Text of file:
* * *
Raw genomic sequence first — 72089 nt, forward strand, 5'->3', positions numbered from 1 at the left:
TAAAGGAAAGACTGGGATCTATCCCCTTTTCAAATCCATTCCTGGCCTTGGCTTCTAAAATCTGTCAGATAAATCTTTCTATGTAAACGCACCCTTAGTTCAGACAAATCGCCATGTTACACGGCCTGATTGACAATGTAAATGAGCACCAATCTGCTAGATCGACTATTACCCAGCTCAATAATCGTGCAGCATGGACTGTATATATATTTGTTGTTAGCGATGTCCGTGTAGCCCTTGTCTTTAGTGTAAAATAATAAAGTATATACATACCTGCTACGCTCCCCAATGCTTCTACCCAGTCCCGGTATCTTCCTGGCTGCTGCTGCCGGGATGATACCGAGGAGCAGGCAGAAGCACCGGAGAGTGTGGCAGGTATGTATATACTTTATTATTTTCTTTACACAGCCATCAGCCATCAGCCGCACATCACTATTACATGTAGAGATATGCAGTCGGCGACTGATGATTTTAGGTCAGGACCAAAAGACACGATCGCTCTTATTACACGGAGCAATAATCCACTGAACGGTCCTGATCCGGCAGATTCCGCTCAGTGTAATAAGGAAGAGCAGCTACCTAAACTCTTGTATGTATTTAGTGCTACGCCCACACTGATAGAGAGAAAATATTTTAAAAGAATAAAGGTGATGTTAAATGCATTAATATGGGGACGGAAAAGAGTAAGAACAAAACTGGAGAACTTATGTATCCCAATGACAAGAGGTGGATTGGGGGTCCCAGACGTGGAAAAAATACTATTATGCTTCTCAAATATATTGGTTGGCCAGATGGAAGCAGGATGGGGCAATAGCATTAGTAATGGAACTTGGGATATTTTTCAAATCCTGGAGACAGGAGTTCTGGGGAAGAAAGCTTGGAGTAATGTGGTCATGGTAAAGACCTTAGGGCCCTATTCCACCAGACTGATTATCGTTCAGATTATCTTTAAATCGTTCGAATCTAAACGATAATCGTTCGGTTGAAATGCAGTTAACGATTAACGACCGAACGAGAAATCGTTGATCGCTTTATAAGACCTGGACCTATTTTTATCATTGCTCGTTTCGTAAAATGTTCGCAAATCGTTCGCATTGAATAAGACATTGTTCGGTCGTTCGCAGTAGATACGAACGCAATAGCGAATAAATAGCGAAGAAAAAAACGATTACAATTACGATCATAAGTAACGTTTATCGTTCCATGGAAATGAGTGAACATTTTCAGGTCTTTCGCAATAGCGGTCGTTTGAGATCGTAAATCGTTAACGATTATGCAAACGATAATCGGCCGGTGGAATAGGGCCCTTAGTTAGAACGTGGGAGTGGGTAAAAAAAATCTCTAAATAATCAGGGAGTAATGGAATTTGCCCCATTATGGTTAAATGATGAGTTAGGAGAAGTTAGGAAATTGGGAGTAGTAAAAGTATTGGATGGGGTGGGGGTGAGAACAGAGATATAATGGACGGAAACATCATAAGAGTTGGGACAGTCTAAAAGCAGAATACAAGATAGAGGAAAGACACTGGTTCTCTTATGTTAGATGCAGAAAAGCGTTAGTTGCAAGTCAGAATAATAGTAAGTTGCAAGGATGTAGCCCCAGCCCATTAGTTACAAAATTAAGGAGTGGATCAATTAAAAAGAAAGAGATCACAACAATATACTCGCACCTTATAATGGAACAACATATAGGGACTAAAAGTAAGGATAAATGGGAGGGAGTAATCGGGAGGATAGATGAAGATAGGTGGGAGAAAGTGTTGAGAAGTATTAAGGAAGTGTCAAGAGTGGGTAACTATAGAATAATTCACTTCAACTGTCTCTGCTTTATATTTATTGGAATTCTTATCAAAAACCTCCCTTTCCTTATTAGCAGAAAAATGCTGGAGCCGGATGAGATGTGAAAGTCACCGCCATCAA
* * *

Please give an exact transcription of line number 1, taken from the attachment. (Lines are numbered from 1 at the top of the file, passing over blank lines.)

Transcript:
Raw genomic sequence first — 72089 nt, forward strand, 5'->3', positions numbered from 1 at the left: